When spacecraft land on the Moon, their exhaust strikes the powdery regolith on the lunar surface. The Moon has low gravity and no atmosphere, so the dust is thrown up in a huge plume. The dust cloud could possibly interfere with the navigation and science instruments or cause visual obstructions. Additionally, the dust could even be propelled into orbit, risking other spacecraft nearby.
In working to better understand the impact future landers might have on the lunar surface, NASA has developed a new supercomputer simulation. They used it to predict how Apollo 12’s lunar lander exhaust would interact with regolith, then compared this to the actual results of the landing.
Researchers at NASA’s Marshall Space Flight Center in Huntsville, Alabama developed the new software to study plume-surface interactions (PSI). This gives engineers and scientists the tools to predict how various systems like SpaceX’s Starship or Blue Origin’s Blue Moon lander will affect the lunar surface, such as cratering or visual obstructions.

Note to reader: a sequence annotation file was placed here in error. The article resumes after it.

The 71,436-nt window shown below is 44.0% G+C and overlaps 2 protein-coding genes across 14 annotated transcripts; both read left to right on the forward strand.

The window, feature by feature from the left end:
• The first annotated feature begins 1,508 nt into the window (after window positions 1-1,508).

The team at Marshall recently produced a simulation of the Apollo 12 lander engine plumes interacting with the surface. The simulations ran on the Pleaides supercomputer at the NASA Advanced Supercomputing facility at NASA’s Ames Research Center in California’s Silicon Valley over several weeks of runtime, generating terabytes of data.
NASA said the simulation predicted erosion that closely matched what happened during the landing, based on images and video from Apollo 12.
The simulation shows the last 30 seconds of descent before engine cut-off, showing the predicted forces exerted by plumes on a flat computational surface. The simulation looked at shear stress, which is the amount of lateral, or sideways, force applied over a set area. In the video, you can see changing radial patterns which portray the intensity of predicted shear stress. Lower shear stress is dark purple, and higher shear stress is yellow.
Shear stress is the leading cause of erosion as fluids flow across a surface
The new software will help improve engineers’ understanding of plume-surface interactions. “These tools are helping NASA minimize risks to spacecraft and crew during future landed missions,” NASA said.